Dennis O'Connor
Dennis O'Connor '71 created a scholarship endowment in memory of his mother. He graduated from OCC in 1971. He's shown holding a book he authored and donated to Coulter Library. Construction on the library began a year after he graduated.

Dennis O'Connor '71 earned his General Studies degree from Onondaga Community College 50 years ago, but didn't realize what his alma mater had become until he visited campus recently. "This is really amazing. I could have never imagined this when I was a student."

O'Connor became an OCC student in the late 1960s after graduating from West Genesee High School. At the time the College was located in Midtown Plaza, an old typewriter factory and office building in downtown Syracuse. Many of the classrooms had huge pillars in inconvenient places, opaque industrial windows, and stark factory floors.

As O'Connor was working toward completing his associate degree the current OCC campus was being built. In 1972, one year after O'Connor had graduated, OCC held its first commencement ceremony on the new Onondaga Hill campus. By then O'Connor was a student at SUNY Brockport, on his way to earning his bachelor's degree in History.

O'Connor would work in leadership positions in the food industry for most of his career. To this day he can recite, very quickly, all of the private sector company mergers and sales he survived. "I spent 36 years with Oscar Mayer which was bought by General Foods which was bought by Phillip Morris. Then they bought Kraft. Then they merged it all together. Then they bought Nabisco. Then they spun off Kraft and Nabisco. Then I retired."

During his career he worked on many sizeable projects which included well-known brands. His crowning achievement was his personal leadership of the sales launch of Crystal Light on the Go for Kraft Foodservice.

book cover

When O'Connor finally retired and settled into life in Concord, North Carolina, he found himself back in college taking a Creative Writing class. Over the years he compiled dozens of short stories about his life. Once the pandemic hit, he worked to put them all into a book titled, "The Green Canoe and Me Paddling Through Life." The book's liner notes includes this sentence: "Stories from an unusual life include: partying with The Jackson Five, riding on the Goodyear Blimp, flying downhill on a Bobsled, close encounters with Polar Bears, not winning a Bathtub Race, surviving an alcoholic father, and launching Crystal Light on the Go."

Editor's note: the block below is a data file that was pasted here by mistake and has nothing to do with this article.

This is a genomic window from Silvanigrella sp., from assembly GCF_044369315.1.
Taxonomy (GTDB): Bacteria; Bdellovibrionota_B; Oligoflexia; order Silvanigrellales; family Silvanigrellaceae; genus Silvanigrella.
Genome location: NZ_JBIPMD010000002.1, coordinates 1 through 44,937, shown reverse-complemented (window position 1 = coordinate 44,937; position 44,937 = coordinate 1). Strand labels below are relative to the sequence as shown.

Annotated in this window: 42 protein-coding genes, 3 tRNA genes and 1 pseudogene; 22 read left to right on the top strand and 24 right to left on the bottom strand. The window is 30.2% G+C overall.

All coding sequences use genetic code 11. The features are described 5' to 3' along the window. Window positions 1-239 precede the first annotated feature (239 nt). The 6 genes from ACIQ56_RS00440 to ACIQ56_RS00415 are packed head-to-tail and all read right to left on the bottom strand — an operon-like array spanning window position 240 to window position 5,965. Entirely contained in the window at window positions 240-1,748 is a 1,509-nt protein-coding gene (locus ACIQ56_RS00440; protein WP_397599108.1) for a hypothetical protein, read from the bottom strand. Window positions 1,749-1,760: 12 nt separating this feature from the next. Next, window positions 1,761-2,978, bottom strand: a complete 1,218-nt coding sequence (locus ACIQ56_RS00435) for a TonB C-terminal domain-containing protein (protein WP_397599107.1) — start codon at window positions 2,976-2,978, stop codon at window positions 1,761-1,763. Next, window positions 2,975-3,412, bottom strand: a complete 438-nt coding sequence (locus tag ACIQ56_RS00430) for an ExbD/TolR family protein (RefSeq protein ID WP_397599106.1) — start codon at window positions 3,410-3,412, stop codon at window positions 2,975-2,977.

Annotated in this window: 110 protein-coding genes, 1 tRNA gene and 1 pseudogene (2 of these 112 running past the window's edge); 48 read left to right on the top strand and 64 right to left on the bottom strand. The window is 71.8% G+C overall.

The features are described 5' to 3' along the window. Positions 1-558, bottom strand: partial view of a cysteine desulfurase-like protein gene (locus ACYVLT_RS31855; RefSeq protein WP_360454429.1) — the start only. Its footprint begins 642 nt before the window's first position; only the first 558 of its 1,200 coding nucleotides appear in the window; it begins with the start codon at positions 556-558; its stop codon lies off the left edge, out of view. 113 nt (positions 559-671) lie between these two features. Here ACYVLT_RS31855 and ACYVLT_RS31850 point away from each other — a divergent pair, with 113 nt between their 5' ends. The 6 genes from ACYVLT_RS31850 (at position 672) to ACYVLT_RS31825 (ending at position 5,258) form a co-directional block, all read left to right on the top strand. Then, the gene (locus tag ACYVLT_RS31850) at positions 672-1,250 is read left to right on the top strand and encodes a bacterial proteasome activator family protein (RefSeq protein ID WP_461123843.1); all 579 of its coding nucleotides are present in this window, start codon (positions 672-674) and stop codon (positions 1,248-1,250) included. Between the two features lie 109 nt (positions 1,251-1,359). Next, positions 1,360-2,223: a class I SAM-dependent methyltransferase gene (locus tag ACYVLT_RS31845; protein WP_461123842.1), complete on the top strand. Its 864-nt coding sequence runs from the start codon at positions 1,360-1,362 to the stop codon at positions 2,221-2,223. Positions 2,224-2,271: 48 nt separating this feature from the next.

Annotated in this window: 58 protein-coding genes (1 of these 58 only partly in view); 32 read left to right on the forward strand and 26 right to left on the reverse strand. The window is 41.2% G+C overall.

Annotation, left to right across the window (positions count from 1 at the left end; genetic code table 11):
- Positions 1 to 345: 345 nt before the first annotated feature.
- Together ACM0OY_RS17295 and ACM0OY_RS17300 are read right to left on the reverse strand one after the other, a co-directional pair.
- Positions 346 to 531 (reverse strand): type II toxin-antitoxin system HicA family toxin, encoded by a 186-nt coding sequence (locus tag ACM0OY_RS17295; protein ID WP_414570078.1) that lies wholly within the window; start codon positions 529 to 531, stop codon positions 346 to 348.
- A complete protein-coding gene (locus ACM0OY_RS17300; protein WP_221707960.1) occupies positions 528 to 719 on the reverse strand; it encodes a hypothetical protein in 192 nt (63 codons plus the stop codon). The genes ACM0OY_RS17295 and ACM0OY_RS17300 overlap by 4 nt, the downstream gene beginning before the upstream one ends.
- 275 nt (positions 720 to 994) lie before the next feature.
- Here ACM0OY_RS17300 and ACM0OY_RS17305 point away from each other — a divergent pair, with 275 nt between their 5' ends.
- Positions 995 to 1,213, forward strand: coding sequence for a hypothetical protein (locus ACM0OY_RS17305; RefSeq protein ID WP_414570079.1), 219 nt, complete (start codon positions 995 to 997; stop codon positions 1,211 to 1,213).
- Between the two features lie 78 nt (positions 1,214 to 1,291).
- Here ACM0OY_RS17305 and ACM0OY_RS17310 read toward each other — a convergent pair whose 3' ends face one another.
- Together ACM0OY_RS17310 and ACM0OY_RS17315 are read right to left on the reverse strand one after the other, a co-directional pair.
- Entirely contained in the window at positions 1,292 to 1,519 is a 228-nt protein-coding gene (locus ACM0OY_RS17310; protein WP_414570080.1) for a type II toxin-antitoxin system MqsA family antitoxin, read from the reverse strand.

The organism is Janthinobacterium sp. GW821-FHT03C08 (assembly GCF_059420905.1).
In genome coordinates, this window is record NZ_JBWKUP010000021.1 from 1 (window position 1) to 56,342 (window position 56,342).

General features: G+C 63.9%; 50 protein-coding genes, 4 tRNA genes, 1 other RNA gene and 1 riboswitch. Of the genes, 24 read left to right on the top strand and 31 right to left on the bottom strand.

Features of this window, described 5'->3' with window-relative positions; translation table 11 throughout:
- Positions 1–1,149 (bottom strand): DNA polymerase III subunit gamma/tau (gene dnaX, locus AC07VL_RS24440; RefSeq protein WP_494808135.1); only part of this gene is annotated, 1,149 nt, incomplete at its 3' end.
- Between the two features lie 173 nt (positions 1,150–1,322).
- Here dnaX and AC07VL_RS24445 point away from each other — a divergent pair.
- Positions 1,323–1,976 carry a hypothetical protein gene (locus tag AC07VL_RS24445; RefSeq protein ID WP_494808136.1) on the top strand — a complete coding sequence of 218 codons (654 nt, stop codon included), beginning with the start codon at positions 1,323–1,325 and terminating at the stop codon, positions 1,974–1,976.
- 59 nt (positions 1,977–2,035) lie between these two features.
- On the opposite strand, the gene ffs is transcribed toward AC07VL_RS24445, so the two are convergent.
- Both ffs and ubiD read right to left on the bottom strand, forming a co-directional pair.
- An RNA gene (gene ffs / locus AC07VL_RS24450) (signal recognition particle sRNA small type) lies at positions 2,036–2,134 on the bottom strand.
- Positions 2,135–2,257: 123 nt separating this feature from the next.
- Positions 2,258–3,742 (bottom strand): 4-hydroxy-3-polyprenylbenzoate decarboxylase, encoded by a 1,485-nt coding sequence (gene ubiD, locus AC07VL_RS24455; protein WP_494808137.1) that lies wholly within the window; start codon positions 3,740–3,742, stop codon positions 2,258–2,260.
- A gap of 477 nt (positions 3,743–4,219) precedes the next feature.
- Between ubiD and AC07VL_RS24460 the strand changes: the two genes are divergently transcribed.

Amidst the humorous and entertaining mentions in his book description is the ominous phrase "surviving an alcoholic father." O'Connor credits his mother with being the steadying influence in his formative years. While raising the family she worked for General Electric and then John Deere where she would work until she retired. She passed away in 2007 at age 84. One year later O'Connor contacted the OCC Foundation and created the Bettie Mann Stevens Scholarship Endowment in her memory. "I thought this would be a great way to honor her. She was a strong woman and a huge proponent of higher education. And I'm a big believer in community colleges."

O'Connor (center) is pictured with his sister Gail (left) and mother (right). He named a scholarship endowment at OCC in his mother's memory.
O'Connor (center) is pictured with his sister Gail (left) and mother (right). He named a scholarship endowment at OCC in his mother's memory.

The Bettie Mann Stevens Scholarship Endowment is open to all incoming or continuing, full or part-time students, with a minimum 2.0 grade point average. The scholarship award is $1,000. Full-time tuition during the 2021-2022 academic year is $2,545.

A complete listing of all scholarships available at Onondaga Community College and an application form can be found on our website.

Onondaga Community College and the OCC Foundation are grateful for O'Connor's support in memory of his mother, and the two copies of "The Green Canoe and Me Paddling Through Life" which he donated to Coulter Library. During his recent visit to campus, O'Connor visited the library for the first time. Its construction began when he was a senior at SUNY Brockport.